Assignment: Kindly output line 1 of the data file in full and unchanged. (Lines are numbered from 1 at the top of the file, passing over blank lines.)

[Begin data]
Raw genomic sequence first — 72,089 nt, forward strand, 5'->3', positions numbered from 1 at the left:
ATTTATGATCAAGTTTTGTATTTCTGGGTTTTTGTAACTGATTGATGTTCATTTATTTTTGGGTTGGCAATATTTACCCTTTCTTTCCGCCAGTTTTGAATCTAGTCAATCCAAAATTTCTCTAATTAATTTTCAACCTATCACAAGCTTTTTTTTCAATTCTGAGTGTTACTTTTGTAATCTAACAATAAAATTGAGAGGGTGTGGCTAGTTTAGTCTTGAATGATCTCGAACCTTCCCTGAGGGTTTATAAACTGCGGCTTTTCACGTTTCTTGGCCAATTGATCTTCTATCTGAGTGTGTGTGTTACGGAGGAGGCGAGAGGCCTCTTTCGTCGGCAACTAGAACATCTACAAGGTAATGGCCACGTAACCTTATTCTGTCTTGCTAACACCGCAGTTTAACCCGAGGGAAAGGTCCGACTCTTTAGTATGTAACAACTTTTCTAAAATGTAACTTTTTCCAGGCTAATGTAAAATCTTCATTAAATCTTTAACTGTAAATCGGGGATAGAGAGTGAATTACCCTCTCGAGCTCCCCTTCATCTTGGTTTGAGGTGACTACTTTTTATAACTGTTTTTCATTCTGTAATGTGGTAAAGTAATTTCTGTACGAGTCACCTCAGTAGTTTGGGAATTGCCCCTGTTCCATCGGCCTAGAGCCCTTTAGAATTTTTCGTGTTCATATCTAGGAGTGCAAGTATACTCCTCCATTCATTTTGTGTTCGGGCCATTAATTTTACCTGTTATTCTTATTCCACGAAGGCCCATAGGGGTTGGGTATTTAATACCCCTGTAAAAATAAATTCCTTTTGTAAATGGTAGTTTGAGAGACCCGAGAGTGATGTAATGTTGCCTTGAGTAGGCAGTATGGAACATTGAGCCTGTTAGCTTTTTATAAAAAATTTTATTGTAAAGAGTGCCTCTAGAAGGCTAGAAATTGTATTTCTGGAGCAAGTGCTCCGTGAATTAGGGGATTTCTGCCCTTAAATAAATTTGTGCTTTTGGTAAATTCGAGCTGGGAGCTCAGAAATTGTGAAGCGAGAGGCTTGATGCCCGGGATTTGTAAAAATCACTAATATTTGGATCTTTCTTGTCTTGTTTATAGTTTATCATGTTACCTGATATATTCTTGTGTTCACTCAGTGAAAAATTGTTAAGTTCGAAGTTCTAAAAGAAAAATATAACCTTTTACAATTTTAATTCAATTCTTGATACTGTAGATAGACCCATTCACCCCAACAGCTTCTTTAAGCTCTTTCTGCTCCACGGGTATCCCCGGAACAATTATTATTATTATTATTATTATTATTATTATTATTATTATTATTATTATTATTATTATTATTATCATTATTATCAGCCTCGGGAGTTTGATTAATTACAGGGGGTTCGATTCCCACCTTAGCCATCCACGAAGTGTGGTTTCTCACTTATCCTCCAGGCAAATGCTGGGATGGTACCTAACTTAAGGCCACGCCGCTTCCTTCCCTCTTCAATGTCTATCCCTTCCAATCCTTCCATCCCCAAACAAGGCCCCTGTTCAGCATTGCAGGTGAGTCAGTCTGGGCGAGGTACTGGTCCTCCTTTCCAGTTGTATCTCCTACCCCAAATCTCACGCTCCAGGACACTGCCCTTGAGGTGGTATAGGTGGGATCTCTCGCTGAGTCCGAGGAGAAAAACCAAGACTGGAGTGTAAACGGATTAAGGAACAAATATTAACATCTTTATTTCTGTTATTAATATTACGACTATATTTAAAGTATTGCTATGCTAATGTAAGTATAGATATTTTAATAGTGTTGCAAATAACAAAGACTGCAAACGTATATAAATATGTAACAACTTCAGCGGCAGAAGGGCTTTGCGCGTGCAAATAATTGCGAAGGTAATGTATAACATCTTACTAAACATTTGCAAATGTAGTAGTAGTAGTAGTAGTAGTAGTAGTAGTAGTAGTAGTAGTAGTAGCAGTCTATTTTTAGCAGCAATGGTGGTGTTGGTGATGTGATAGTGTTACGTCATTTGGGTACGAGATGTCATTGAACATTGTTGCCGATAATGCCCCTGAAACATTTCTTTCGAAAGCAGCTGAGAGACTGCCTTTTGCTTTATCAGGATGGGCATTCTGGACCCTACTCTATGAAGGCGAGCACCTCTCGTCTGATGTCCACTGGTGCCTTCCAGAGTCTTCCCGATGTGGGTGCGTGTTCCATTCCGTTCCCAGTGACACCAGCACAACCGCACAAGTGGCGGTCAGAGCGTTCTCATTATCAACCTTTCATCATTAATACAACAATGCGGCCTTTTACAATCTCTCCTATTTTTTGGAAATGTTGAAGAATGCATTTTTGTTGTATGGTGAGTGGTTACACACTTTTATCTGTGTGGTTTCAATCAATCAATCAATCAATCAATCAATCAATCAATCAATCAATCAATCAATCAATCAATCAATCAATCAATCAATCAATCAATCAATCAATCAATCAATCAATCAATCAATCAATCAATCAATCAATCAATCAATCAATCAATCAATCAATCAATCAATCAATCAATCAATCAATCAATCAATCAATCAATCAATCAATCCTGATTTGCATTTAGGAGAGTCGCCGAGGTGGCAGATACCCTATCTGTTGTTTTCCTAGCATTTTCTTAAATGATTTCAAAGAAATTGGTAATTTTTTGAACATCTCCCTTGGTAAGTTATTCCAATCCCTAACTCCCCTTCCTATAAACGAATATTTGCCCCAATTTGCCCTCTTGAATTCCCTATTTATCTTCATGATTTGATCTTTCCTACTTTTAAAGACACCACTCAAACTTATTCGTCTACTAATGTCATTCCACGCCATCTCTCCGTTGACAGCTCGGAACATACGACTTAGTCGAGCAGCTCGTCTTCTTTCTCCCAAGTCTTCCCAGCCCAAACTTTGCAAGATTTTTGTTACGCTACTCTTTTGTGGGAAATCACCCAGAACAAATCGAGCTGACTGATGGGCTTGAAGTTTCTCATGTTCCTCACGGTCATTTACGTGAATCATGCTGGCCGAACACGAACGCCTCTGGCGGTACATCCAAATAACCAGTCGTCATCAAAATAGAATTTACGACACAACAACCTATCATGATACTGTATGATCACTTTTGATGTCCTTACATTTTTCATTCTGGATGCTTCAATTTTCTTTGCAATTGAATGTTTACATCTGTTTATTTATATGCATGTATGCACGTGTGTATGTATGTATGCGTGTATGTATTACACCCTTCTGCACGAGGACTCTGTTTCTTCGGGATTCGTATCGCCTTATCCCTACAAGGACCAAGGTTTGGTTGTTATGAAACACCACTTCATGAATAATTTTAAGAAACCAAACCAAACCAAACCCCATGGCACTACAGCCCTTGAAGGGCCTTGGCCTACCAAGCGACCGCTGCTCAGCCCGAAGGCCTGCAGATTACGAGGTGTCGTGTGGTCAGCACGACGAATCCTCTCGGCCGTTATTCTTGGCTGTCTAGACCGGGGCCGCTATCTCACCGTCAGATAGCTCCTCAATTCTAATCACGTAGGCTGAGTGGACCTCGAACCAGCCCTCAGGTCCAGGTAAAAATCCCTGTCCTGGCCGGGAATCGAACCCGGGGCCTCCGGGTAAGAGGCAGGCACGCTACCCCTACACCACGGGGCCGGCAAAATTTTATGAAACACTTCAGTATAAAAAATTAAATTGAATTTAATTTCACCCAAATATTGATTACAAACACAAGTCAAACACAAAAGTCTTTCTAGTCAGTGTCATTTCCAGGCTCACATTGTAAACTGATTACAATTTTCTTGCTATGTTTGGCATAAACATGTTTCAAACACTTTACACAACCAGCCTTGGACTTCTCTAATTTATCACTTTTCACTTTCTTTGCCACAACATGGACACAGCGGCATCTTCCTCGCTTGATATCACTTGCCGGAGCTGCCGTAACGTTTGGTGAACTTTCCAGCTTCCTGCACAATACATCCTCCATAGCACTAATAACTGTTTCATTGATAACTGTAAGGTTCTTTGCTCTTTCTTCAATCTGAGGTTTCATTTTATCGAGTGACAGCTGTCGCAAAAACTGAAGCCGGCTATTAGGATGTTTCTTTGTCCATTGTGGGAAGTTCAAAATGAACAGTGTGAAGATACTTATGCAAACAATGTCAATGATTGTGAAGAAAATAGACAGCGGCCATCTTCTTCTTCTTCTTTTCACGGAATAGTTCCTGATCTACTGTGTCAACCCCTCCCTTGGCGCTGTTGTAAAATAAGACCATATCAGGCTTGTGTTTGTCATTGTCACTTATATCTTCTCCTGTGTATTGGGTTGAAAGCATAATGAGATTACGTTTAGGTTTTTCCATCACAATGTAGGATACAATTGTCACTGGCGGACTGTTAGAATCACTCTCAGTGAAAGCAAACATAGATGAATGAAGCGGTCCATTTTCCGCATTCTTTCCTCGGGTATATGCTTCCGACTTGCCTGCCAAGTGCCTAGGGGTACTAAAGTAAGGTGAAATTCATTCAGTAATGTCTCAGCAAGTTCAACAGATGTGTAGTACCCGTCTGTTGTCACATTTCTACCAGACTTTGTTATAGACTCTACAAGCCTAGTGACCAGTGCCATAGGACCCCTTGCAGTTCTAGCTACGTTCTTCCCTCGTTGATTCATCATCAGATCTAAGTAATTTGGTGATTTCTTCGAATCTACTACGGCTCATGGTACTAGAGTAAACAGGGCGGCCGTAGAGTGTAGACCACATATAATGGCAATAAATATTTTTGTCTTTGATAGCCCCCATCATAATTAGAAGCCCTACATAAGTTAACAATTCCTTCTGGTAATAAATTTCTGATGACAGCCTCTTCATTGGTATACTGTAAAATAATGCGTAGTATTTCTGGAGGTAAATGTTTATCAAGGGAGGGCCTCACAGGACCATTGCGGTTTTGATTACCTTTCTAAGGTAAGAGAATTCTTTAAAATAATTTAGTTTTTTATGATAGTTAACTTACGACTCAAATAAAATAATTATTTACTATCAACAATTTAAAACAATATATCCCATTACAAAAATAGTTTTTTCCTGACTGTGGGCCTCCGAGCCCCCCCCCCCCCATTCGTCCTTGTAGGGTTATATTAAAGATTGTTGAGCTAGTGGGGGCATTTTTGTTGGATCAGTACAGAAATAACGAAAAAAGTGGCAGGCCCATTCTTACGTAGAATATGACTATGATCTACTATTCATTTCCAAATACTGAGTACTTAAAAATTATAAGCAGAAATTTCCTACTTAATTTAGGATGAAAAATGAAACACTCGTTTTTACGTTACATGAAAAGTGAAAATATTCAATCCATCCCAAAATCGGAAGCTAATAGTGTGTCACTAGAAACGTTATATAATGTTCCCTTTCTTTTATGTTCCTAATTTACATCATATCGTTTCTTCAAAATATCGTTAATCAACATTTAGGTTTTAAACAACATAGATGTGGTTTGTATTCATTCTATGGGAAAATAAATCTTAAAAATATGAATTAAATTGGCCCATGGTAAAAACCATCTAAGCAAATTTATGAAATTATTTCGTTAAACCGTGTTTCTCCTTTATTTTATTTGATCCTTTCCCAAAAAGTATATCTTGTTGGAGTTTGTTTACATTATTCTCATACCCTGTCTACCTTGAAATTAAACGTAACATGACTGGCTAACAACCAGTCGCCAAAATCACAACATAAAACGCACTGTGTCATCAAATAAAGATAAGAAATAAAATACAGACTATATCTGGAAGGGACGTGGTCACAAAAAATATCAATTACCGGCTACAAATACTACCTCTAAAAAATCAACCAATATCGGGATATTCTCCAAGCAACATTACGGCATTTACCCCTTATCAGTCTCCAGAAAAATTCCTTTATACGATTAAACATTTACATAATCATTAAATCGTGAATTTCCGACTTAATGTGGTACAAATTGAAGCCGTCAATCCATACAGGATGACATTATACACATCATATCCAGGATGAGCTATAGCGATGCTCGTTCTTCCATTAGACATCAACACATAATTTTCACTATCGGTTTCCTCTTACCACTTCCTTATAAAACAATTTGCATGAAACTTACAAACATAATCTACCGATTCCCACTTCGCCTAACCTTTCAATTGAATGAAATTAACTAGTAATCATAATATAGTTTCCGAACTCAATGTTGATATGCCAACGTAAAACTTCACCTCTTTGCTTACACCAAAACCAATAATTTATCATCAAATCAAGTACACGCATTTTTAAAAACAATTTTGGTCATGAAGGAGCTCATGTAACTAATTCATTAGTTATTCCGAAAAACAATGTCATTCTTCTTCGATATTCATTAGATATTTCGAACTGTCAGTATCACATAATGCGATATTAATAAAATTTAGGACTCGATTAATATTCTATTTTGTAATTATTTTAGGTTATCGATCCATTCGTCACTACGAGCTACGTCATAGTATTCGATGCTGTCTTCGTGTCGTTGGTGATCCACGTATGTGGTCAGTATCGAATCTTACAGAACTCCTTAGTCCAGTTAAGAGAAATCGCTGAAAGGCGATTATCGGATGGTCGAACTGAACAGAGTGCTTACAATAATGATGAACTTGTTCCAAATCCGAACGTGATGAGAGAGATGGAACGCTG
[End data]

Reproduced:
Raw genomic sequence first — 72,089 nt, forward strand, 5'->3', positions numbered from 1 at the left: